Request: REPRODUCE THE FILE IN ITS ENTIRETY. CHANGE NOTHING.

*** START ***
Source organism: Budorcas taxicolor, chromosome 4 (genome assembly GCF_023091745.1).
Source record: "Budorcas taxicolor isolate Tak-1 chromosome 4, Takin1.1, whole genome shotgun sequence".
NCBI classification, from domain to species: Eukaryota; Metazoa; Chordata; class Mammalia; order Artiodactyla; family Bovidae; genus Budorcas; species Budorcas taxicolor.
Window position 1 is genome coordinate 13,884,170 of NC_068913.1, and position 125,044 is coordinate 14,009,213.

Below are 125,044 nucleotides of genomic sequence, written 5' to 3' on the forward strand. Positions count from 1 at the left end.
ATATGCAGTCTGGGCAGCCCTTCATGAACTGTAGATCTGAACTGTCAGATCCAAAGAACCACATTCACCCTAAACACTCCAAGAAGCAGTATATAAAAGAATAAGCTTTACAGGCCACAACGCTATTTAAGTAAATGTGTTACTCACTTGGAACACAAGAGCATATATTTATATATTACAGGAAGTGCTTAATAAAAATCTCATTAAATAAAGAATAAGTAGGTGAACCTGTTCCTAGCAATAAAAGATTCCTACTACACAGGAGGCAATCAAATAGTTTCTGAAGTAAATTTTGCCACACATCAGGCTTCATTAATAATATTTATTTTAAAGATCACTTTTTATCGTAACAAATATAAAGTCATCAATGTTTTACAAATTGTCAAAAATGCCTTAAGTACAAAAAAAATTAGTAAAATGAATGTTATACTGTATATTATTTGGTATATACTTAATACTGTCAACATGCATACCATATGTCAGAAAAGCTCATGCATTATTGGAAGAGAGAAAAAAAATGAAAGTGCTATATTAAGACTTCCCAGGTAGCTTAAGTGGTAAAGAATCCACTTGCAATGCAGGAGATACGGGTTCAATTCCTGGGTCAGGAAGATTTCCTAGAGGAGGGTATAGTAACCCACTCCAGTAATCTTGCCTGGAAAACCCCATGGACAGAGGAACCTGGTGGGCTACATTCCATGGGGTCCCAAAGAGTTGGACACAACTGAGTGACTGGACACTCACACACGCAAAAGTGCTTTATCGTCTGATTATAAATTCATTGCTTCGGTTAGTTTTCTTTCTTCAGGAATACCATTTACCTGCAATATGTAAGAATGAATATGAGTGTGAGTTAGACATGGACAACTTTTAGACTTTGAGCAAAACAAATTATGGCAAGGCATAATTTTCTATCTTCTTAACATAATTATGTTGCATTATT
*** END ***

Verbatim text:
Source organism: Budorcas taxicolor, chromosome 4 (genome assembly GCF_023091745.1).
Source record: "Budorcas taxicolor isolate Tak-1 chromosome 4, Takin1.1, whole genome shotgun sequence".
NCBI classification, from domain to species: Eukaryota; Metazoa; Chordata; class Mammalia; order Artiodactyla; family Bovidae; genus Budorcas; species Budorcas taxicolor.
Window position 1 is genome coordinate 13,884,170 of NC_068913.1, and position 125,044 is coordinate 14,009,213.

Below are 125,044 nucleotides of genomic sequence, written 5' to 3' on the forward strand. Positions count from 1 at the left end.
ATATGCAGTCTGGGCAGCCCTTCATGAACTGTAGATCTGAACTGTCAGATCCAAAGAACCACATTCACCCTAAACACTCCAAGAAGCAGTATATAAAAGAATAAGCTTTACAGGCCACAACGCTATTTAAGTAAATGTGTTACTCACTTGGAACACAAGAGCATATATTTATATATTACAGGAAGTGCTTAATAAAAATCTCATTAAATAAAGAATAAGTAGGTGAACCTGTTCCTAGCAATAAAAGATTCCTACTACACAGGAGGCAATCAAATAGTTTCTGAAGTAAATTTTGCCACACATCAGGCTTCATTAATAATATTTATTTTAAAGATCACTTTTTATCGTAACAAATATAAAGTCATCAATGTTTTACAAATTGTCAAAAATGCCTTAAGTACAAAAAAAATTAGTAAAATGAATGTTATACTGTATATTATTTGGTATATACTTAATACTGTCAACATGCATACCATATGTCAGAAAAGCTCATGCATTATTGGAAGAGAGAAAAAAAATGAAAGTGCTATATTAAGACTTCCCAGGTAGCTTAAGTGGTAAAGAATCCACTTGCAATGCAGGAGATACGGGTTCAATTCCTGGGTCAGGAAGATTTCCTAGAGGAGGGTATAGTAACCCACTCCAGTAATCTTGCCTGGAAAACCCCATGGACAGAGGAACCTGGTGGGCTACATTCCATGGGGTCCCAAAGAGTTGGACACAACTGAGTGACTGGACACTCACACACGCAAAAGTGCTTTATCGTCTGATTATAAATTCATTGCTTCGGTTAGTTTTCTTTCTTCAGGAATACCATTTACCTGCAATATGTAAGAATGAATATGAGTGTGAGTTAGACATGGACAACTTTTAGACTTTGAGCAAAACAAATTATGGCAAGGCATAATTTTCTATCTTCTTAACATAATTATGTTGCATTATT